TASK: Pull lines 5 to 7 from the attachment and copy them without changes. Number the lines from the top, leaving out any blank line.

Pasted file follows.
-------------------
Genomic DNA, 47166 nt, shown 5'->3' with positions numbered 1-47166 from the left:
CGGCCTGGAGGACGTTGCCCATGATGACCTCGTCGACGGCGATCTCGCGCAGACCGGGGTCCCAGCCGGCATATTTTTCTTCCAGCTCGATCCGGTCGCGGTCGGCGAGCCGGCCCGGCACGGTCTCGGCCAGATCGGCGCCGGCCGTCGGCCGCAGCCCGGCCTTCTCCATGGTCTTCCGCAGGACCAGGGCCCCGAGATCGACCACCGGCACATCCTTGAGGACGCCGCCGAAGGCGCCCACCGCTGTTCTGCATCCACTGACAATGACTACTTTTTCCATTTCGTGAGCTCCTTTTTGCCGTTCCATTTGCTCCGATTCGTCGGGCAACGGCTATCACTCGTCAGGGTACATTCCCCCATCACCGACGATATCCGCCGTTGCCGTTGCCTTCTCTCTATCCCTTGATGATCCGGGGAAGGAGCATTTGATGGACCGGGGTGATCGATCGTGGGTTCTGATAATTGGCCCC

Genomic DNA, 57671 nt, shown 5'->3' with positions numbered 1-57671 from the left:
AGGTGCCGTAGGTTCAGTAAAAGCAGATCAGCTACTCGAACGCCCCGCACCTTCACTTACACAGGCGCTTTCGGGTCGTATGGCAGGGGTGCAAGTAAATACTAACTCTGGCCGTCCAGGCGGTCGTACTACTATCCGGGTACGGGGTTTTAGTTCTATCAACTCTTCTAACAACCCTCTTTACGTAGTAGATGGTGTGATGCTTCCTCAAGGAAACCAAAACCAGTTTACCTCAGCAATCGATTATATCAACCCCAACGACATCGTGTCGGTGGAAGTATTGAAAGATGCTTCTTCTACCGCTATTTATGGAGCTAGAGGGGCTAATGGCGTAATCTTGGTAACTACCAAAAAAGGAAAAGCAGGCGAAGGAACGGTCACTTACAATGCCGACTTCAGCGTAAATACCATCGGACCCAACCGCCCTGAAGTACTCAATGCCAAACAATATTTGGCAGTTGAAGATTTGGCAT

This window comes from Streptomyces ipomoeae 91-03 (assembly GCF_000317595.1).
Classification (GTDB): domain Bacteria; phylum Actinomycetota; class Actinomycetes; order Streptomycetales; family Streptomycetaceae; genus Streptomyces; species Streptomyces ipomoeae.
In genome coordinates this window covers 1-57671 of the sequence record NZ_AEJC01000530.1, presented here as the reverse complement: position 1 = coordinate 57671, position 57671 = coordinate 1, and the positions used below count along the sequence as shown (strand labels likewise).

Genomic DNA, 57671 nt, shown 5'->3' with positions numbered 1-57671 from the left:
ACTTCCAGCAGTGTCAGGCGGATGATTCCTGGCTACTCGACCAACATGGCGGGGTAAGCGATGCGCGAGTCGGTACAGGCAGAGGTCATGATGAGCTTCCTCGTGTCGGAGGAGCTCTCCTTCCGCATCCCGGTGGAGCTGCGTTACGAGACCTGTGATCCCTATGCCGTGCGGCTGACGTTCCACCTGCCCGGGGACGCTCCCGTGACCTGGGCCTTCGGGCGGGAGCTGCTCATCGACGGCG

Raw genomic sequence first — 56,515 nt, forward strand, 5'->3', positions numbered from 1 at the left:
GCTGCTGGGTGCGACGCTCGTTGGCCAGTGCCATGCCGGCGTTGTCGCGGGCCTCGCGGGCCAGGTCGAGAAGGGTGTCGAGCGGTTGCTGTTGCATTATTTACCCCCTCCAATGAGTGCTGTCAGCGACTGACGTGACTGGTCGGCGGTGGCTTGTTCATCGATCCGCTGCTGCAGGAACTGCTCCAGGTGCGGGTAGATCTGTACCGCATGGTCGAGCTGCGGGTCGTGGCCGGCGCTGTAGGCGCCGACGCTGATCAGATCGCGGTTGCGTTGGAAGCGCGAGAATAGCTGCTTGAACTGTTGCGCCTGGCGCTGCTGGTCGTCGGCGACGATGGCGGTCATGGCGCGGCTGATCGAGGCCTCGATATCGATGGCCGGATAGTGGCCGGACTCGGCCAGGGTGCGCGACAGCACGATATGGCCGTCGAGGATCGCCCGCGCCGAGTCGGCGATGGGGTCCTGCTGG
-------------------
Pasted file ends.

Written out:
This window comes from Streptomyces ipomoeae 91-03 (assembly GCF_000317595.1).
Classification (GTDB): domain Bacteria; phylum Actinomycetota; class Actinomycetes; order Streptomycetales; family Streptomycetaceae; genus Streptomyces; species Streptomyces ipomoeae.
In genome coordinates this window covers 1-57671 of the sequence record NZ_AEJC01000530.1, presented here as the reverse complement: position 1 = coordinate 57671, position 57671 = coordinate 1, and the positions used below count along the sequence as shown (strand labels likewise).